n the 1890s, William Hesketh Lever, founder of Lever Brothers, wrote down his ideas for Sunlight Soap – his revolutionary new product that helped popularise cleanliness and hygiene in Victorian England.
It was “to make cleanliness commonplace; to lessen work for women; to foster health and contribute to personal attractiveness, that life may be more enjoyable and rewarding for the people who use our products”.
That sense of purpose and mission has always been part of Unilever’s culture. In the 21st century, we’re still helping people to look good, feel good and get more out of life – and our purpose as a business is ‘making sustainable living commonplace’.
Follow our timeline to find out more about our history.
In the late 19th Century, at Oss in Brabant, the Netherlands, Jurgens and Van den Bergh – two family businesses of butter merchants – have thriving export trades to the UK.
In the early 1870s, they become interested in a new product made from beef fat and milk – margarine – which, they realise, could be mass-produced as an affordable substitute for butter.
Later, over in the north of England in the mid-1880s, a successful wholesale family grocery business run by William Lever starts producing a new type of household soap. The product contains copra or pine kernel oil, which helps it lather more easily than traditional soaps made of animal fats. Unusually for the time, Lever gives the soap a brand name – Sunlight – and sells it wrapped in distinctive packs.
In the Netherlands, Jurgens and Van den Bergh open their first factories to produce margarine.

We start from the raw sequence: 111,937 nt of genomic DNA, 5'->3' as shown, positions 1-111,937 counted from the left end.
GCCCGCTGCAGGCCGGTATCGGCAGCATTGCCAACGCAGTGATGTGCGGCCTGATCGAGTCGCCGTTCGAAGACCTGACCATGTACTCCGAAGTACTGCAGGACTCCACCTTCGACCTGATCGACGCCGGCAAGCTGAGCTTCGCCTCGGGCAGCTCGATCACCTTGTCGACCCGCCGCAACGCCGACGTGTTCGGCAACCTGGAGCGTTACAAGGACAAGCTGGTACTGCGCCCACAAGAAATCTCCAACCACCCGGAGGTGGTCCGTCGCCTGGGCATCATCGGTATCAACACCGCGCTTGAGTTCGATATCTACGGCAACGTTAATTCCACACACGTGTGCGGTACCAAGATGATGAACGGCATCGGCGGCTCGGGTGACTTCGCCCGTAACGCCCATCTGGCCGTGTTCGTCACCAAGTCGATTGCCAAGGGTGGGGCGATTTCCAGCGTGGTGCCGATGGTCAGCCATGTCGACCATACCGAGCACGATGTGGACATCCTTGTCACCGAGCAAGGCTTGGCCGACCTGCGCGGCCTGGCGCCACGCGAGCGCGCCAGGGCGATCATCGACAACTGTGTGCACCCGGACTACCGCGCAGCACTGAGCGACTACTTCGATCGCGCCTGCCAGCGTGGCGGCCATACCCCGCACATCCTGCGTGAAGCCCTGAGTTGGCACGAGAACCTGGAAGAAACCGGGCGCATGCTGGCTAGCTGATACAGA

Lever & Co starts producing Sunlight soap.
Knorr – which will become part of Unilever – launches soup tablets with meat extract to provide nutritious food for low-income consumers.
By the end of this year Lever & Co is making 450 tons of Sunlight soap a week and William Lever buys the site on which he’ll build Port Sunlight – a large factory on the banks of the Mersey opposite Liverpool, with a purpose-built village for its workers providing a high standard of housing, amenities and leisure facilities.
Jurgens and Van den Bergh both move into another prosperous market, Germany, and build factories there.
Lever & Co becomes a limited company – Lever Brothers Ltd.
Van den Bergh moves to new headquarters in Rotterdam.
To support and promote the growing interest in personal hygiene, Lever & Co creates an affordable new product – Lifebuoy Soap.
Lever Brothers becomes a public company.
In the UK Lever Brothers is selling nearly 40 000 tons of Sunlight soap a year and starts expanding into Europe, America and the British colonies with factories, export businesses and plantations.
By this time Van den Bergh already has a 750-strong salesforce and launches a new branded margarine – Vitello.
Lever Brothers introduces a new type of product, Sunlight Flakes – which makes housework easier than with the traditional hard soap bars. In 1900 Sunlight Flakes would become Lux Flakes.
Competition and a sudden sharp rise in the cost of raw materials leads many to set up associations, promoting their interests and defending themselves against supplier monopolies.
With supplies of oils and fats struggling to meet the demand created by fast growing soap and margarine production, the companies that will one day become Unilever focus on securing stable sources of raw materials.
In the UK, Lever Brothers launch another product to make housework easier – Vim, one of the first scouring powders.
The company is incorporated in South Africa.
By now Lever Brothers has a thriving export trade and factories in three European countries as well as one each in Canada, Australia and the US. It has also started enterprises in the Pacific.
The same year Lever Brothers comes to an agreement with three other manufacturers to limit competition for raw materials, but is attacked by the press who, dubbing them ‘The Soap Trust’, accuse them of driving up prices. Lever Brothers subsequently sues the Daily Mail and in 1907 wins £50 000 damages – a massive settlement by the standards of the time.
Jurgens and Van den Bergh strike a deal to form an association and share profits while continuing to compete against each other.
Lever Brothers develops a palm plantation in the Solomon Islands and at the same time Jurgens and Van den Bergh set up a joint palm-planting venture in German Africa.